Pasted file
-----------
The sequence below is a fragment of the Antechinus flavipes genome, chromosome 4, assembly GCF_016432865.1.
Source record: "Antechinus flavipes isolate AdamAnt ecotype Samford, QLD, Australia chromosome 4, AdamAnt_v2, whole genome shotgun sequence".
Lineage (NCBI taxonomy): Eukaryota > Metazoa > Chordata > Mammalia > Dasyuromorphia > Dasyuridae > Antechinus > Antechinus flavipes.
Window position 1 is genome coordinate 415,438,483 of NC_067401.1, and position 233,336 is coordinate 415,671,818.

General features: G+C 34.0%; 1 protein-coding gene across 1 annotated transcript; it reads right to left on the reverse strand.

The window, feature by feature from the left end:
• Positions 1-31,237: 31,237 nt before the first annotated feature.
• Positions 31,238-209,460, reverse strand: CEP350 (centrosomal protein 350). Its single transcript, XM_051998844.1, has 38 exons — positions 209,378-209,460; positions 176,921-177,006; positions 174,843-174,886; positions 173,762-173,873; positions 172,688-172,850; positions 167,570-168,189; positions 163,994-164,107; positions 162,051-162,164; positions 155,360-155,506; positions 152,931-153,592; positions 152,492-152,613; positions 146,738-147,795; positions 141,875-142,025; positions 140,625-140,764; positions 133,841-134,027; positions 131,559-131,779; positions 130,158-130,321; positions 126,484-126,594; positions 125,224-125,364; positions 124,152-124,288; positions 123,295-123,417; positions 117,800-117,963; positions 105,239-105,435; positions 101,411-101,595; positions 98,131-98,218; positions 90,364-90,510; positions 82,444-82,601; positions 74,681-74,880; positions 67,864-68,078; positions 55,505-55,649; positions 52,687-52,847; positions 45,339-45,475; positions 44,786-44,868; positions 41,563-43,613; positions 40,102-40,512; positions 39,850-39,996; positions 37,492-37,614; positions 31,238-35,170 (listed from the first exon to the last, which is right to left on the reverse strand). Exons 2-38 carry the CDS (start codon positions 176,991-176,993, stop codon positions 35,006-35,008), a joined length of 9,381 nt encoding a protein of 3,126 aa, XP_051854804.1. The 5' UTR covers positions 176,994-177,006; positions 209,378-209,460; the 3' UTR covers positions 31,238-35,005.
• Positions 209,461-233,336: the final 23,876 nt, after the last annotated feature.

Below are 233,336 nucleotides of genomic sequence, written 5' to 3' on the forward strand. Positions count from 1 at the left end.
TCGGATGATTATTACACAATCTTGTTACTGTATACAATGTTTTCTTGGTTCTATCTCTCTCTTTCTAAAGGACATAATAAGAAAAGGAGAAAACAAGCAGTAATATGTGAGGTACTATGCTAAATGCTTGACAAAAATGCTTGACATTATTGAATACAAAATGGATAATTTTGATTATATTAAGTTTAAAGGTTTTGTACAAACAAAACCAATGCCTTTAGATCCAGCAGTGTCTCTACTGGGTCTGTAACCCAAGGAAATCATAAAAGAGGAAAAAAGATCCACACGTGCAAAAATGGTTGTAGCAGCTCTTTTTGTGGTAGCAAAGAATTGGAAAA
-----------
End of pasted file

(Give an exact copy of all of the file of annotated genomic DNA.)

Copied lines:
The sequence below is a fragment of the Antechinus flavipes genome, chromosome 4, assembly GCF_016432865.1.
Source record: "Antechinus flavipes isolate AdamAnt ecotype Samford, QLD, Australia chromosome 4, AdamAnt_v2, whole genome shotgun sequence".
Lineage (NCBI taxonomy): Eukaryota > Metazoa > Chordata > Mammalia > Dasyuromorphia > Dasyuridae > Antechinus > Antechinus flavipes.
Window position 1 is genome coordinate 415,438,483 of NC_067401.1, and position 233,336 is coordinate 415,671,818.

General features: G+C 34.0%; 1 protein-coding gene across 1 annotated transcript; it reads right to left on the reverse strand.

The window, feature by feature from the left end:
• Positions 1-31,237: 31,237 nt before the first annotated feature.
• Positions 31,238-209,460, reverse strand: CEP350 (centrosomal protein 350). Its single transcript, XM_051998844.1, has 38 exons — positions 209,378-209,460; positions 176,921-177,006; positions 174,843-174,886; positions 173,762-173,873; positions 172,688-172,850; positions 167,570-168,189; positions 163,994-164,107; positions 162,051-162,164; positions 155,360-155,506; positions 152,931-153,592; positions 152,492-152,613; positions 146,738-147,795; positions 141,875-142,025; positions 140,625-140,764; positions 133,841-134,027; positions 131,559-131,779; positions 130,158-130,321; positions 126,484-126,594; positions 125,224-125,364; positions 124,152-124,288; positions 123,295-123,417; positions 117,800-117,963; positions 105,239-105,435; positions 101,411-101,595; positions 98,131-98,218; positions 90,364-90,510; positions 82,444-82,601; positions 74,681-74,880; positions 67,864-68,078; positions 55,505-55,649; positions 52,687-52,847; positions 45,339-45,475; positions 44,786-44,868; positions 41,563-43,613; positions 40,102-40,512; positions 39,850-39,996; positions 37,492-37,614; positions 31,238-35,170 (listed from the first exon to the last, which is right to left on the reverse strand). Exons 2-38 carry the CDS (start codon positions 176,991-176,993, stop codon positions 35,006-35,008), a joined length of 9,381 nt encoding a protein of 3,126 aa, XP_051854804.1. The 5' UTR covers positions 176,994-177,006; positions 209,378-209,460; the 3' UTR covers positions 31,238-35,005.
• Positions 209,461-233,336: the final 23,876 nt, after the last annotated feature.

Below are 233,336 nucleotides of genomic sequence, written 5' to 3' on the forward strand. Positions count from 1 at the left end.
TCGGATGATTATTACACAATCTTGTTACTGTATACAATGTTTTCTTGGTTCTATCTCTCTCTTTCTAAAGGACATAATAAGAAAAGGAGAAAACAAGCAGTAATATGTGAGGTACTATGCTAAATGCTTGACAAAAATGCTTGACATTATTGAATACAAAATGGATAATTTTGATTATATTAAGTTTAAAGGTTTTGTACAAACAAAACCAATGCCTTTAGATCCAGCAGTGTCTCTACTGGGTCTGTAACCCAAGGAAATCATAAAAGAGGAAAAAAGATCCACACGTGCAAAAATGGTTGTAGCAGCTCTTTTTGTGGTAGCAAAGAATTGGAAAA